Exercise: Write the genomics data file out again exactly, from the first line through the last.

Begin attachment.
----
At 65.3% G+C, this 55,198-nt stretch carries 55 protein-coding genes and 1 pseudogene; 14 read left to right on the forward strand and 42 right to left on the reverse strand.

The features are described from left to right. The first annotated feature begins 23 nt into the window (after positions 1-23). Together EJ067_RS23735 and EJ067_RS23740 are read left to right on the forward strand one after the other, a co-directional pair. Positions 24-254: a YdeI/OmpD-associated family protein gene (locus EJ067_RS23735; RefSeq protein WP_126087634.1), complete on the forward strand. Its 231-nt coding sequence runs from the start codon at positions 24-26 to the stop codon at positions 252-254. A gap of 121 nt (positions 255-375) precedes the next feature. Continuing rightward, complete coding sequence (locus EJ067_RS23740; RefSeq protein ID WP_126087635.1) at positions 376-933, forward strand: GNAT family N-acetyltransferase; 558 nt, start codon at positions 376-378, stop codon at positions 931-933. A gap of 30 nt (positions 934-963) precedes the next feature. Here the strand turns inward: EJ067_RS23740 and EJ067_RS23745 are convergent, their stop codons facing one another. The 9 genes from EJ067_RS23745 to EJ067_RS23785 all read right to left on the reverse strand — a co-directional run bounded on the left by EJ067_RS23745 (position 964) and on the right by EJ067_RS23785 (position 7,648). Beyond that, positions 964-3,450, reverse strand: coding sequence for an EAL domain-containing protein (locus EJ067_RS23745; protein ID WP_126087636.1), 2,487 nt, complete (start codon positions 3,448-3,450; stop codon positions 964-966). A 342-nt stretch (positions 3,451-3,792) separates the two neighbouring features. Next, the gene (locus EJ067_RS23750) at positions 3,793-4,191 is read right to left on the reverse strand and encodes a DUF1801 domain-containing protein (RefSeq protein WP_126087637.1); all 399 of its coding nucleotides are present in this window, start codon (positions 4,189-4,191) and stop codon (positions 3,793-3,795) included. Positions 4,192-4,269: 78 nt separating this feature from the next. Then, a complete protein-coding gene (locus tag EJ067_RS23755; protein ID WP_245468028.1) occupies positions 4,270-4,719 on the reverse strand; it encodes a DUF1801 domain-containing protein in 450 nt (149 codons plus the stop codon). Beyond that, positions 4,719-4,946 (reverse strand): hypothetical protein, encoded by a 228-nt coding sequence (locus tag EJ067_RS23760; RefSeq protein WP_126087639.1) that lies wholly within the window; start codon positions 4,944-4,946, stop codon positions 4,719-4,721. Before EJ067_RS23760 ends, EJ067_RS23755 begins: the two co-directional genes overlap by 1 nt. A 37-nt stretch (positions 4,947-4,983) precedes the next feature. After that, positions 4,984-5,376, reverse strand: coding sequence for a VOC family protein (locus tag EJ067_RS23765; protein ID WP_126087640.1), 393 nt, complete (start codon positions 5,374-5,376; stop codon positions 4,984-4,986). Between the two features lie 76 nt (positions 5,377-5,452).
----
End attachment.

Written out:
At 65.3% G+C, this 55,198-nt stretch carries 55 protein-coding genes and 1 pseudogene; 14 read left to right on the forward strand and 42 right to left on the reverse strand.

The features are described from left to right. The first annotated feature begins 23 nt into the window (after positions 1-23). Together EJ067_RS23735 and EJ067_RS23740 are read left to right on the forward strand one after the other, a co-directional pair. Positions 24-254: a YdeI/OmpD-associated family protein gene (locus EJ067_RS23735; RefSeq protein WP_126087634.1), complete on the forward strand. Its 231-nt coding sequence runs from the start codon at positions 24-26 to the stop codon at positions 252-254. A gap of 121 nt (positions 255-375) precedes the next feature. Continuing rightward, complete coding sequence (locus EJ067_RS23740; RefSeq protein ID WP_126087635.1) at positions 376-933, forward strand: GNAT family N-acetyltransferase; 558 nt, start codon at positions 376-378, stop codon at positions 931-933. A gap of 30 nt (positions 934-963) precedes the next feature. Here the strand turns inward: EJ067_RS23740 and EJ067_RS23745 are convergent, their stop codons facing one another. The 9 genes from EJ067_RS23745 to EJ067_RS23785 all read right to left on the reverse strand — a co-directional run bounded on the left by EJ067_RS23745 (position 964) and on the right by EJ067_RS23785 (position 7,648). Beyond that, positions 964-3,450, reverse strand: coding sequence for an EAL domain-containing protein (locus EJ067_RS23745; protein ID WP_126087636.1), 2,487 nt, complete (start codon positions 3,448-3,450; stop codon positions 964-966). A 342-nt stretch (positions 3,451-3,792) separates the two neighbouring features. Next, the gene (locus EJ067_RS23750) at positions 3,793-4,191 is read right to left on the reverse strand and encodes a DUF1801 domain-containing protein (RefSeq protein WP_126087637.1); all 399 of its coding nucleotides are present in this window, start codon (positions 4,189-4,191) and stop codon (positions 3,793-3,795) included. Positions 4,192-4,269: 78 nt separating this feature from the next. Then, a complete protein-coding gene (locus tag EJ067_RS23755; protein ID WP_245468028.1) occupies positions 4,270-4,719 on the reverse strand; it encodes a DUF1801 domain-containing protein in 450 nt (149 codons plus the stop codon). Beyond that, positions 4,719-4,946 (reverse strand): hypothetical protein, encoded by a 228-nt coding sequence (locus tag EJ067_RS23760; RefSeq protein WP_126087639.1) that lies wholly within the window; start codon positions 4,944-4,946, stop codon positions 4,719-4,721. Before EJ067_RS23760 ends, EJ067_RS23755 begins: the two co-directional genes overlap by 1 nt. A 37-nt stretch (positions 4,947-4,983) precedes the next feature. After that, positions 4,984-5,376, reverse strand: coding sequence for a VOC family protein (locus tag EJ067_RS23765; protein ID WP_126087640.1), 393 nt, complete (start codon positions 5,374-5,376; stop codon positions 4,984-4,986). Between the two features lie 76 nt (positions 5,377-5,452).